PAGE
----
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PROBLEM

The problem exists that
complaints and liability issues against the police can occur at any time. The
general public can allege misconduct by an officer although no wrongdoing may
have occurred. Complaints are sometimes filed with Metra Police command staff
involving alleged misconduct by police officers. In-car video cameras are not
currently in place, but even if they were, they unfortunately do not capture
all contact with the public.

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Body Worn Cameras (also
known as BWC’s) are a solution. BWC’s would be issued to all full time officers,
and to help reduce additional cost to the department, we would look into grants
so the current police budget would not be harmed. Research shows the presence
of such cameras often improve the performance of officers and the conduct of
the community members who are recorded when they know the officer has a camera.

Recent incidents in the
media involving police officers’ use of force complaints from around the
country have had the department wanting to obtain BWC’s both for the safety of
the public and the police officers’. The agency wants to purchase BWC’s to help
reduce liability involving use of force issues, misconduct complaints and legal
problems. BWC’s can help exonerate an officer from any wrong doing or help confirm
a complaint made by a citizen and lessen legal issues with the public. This technology
seems to be the future in law enforcement.

 

ASSUMPTIONS

·       The
Metra Police Department’s call volume is expected to continue to increase.

·       With
increasing call volume and more public contacts, complaints against officers
are also likely to increase.

·       Crime
rates are expected to increase based on department statistical reports and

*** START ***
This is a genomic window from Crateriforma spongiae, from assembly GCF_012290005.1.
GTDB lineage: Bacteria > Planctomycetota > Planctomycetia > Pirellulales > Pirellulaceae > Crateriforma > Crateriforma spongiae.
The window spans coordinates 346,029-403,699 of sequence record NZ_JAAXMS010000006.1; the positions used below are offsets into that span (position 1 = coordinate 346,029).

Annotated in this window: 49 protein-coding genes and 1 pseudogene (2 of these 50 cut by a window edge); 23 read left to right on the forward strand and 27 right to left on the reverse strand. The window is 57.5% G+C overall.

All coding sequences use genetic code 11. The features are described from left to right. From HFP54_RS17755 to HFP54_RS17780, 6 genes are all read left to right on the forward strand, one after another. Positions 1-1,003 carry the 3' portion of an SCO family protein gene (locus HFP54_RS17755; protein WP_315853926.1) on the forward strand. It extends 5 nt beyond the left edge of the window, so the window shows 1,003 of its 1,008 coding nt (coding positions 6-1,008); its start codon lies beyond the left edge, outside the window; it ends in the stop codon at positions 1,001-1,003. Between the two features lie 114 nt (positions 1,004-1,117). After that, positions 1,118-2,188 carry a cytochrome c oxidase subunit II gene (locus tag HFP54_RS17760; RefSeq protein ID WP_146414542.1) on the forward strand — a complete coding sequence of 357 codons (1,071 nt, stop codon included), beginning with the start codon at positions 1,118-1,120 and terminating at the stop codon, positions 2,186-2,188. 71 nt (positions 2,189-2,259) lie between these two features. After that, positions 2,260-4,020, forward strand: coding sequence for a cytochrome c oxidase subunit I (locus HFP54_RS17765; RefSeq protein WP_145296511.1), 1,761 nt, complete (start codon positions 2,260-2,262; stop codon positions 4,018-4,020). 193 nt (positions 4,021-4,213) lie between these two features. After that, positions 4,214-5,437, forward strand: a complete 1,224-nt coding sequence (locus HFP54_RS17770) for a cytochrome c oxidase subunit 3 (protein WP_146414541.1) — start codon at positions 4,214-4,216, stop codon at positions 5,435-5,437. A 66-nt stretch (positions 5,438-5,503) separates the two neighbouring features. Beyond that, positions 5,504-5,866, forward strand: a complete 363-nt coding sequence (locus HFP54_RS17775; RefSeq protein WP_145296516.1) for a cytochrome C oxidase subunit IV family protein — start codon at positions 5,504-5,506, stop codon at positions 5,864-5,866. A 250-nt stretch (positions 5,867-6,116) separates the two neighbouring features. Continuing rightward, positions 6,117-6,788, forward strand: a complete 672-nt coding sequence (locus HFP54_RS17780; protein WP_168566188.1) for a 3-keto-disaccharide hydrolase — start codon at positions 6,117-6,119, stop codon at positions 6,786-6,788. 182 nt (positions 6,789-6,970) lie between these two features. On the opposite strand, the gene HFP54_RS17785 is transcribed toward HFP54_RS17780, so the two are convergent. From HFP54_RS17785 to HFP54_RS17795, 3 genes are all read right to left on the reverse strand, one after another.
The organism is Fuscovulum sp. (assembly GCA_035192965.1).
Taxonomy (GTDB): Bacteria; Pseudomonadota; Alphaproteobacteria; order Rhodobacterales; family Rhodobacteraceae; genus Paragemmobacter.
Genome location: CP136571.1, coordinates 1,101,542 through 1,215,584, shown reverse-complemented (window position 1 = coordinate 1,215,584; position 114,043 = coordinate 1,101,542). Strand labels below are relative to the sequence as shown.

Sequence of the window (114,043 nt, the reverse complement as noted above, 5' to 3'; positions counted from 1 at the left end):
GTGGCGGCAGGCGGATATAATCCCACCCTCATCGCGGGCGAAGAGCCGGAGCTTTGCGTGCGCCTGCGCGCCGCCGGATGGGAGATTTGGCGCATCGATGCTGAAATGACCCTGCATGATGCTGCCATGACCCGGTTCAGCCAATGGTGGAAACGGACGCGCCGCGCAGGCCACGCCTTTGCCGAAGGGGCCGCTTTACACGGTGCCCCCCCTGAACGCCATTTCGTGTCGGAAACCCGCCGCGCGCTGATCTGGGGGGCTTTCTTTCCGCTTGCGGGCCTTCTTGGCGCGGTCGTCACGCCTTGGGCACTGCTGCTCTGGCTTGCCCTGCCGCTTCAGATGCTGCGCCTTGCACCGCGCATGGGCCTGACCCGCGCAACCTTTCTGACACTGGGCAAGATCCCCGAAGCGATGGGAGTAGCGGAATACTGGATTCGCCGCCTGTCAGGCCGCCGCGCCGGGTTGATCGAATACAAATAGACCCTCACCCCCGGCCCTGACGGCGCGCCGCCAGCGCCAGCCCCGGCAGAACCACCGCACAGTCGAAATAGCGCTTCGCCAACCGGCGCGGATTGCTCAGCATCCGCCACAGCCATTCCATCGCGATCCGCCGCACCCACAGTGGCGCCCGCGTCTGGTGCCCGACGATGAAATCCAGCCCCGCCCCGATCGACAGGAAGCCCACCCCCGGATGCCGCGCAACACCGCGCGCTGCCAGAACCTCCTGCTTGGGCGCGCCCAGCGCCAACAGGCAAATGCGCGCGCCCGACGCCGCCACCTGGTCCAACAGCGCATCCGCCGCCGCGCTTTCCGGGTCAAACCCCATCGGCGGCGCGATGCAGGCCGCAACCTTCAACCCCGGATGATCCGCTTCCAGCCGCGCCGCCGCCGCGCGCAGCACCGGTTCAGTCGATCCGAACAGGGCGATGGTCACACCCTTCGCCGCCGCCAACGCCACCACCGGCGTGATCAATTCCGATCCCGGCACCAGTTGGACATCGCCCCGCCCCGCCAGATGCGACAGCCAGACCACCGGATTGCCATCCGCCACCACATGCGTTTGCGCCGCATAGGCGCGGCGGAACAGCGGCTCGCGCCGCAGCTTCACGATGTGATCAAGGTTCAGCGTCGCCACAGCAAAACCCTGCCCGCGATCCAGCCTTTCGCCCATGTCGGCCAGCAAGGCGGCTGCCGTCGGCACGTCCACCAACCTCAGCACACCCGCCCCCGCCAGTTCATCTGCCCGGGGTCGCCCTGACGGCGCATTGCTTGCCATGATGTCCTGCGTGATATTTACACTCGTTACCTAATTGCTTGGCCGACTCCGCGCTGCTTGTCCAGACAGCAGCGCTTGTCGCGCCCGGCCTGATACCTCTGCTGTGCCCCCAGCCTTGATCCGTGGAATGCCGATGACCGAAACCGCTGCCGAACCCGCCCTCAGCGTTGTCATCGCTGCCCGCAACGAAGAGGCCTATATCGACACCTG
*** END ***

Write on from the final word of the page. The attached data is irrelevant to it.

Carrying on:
population within our jurisdiction is increasing as well.

·       Department
shift coverage will likely continue with six officers and two command staff per
shift.

·       BWC’s
can act as an extra set of eyes when an officer is outnumbered at a scene.

·       BWC’s
will help hold those accountable to obey the law.

·       The
presence of the cameras may help decrease complaints against officers.

·       BWC’s
are likely to help not only with complaints against police, but be used as
evidence in court proceedings as well.    

·       The
emergence of BWC’s is expected to decrease use of force issues, public
complaints and lawsuits against officers for alleged wrongdoing.

·       With
increased amounts of terrorism, BWC’s may help identify potential acts and
identify suspects.

·       This
technology is expected to increase in the law enforcement community nationwide.

 

FACTS

·       The
Metra Police Department currently has approximately 125 full time sworn
personnel including 3 Detectives (who work random shifts). (Annex A)

·       The
departments shift minimum is approximately 6 officers per shift, with at least
2 supervisors on duty. (Annex F)

·       A
minimum of one hundred forty (140) Body Worn Cameras (BWC’s) would need to be
purchased to start the program. This would equip all sworn members of the
agency and the system will become a part of their standard issued equipment.

·       Sworn
personnel would be assigned a BWC at the start of their shift and would be
required to turn it in and the end of their shift. The option of purchasing
extra units will also allow extra BWC’s available in case of equipment failure.

·       Funds
to purchase BWC’s for the program can be obtained via federal grants or used
from the departments Drug Seizure fund to start the program. (Annex B)

·       Misconduct
allegations and complaints against Metra Police officers have risen 10% in 2017
compared to 2016. (Annex C)

·       A
Standard Operating Procedure (SOP) has already been created for the use and
operation of BWC’s, which includes the current Illinois Eavesdropping statute,
data storage timelines, evidentiary use and training guidelines (Annex D).

·       In
addition to the SOP, a FOIA (Freedom of Information Act) request guideline was
also implemented for records personnel pertaining to BWC’s (Annex D).

·       Officers
will be trained in the use of BWC’s and the new policy, upon deployment.
Refresher training will be completed once a year and assigned by the training
supervisor. (Annex D).

·       Total
cost to purchase one hundred forty (140) VieVu LE3 brand BWC’s comes to a cost
of approximately $27,860 from the company ($199 x 140 = $27,860). The item
includes an extra battery for each unit and a docking station. The unit comes
with a 60 GB memory card which can be downloaded to appropriate software to
save video data. The camera will have approximately 5 hours of continuous
running time, if needed and approximately 12 hour intermittent battery life.
(Annex E).

·       Upon
purchase and after training, all uniformed patrol personnel and detectives will
be issued and equipped with a BWC. (Annex D).

·       Software
for downloading can be used via Microsoft’s Azure Cloud network or similar
internet data storage to save additional monies. (Annex D).

 

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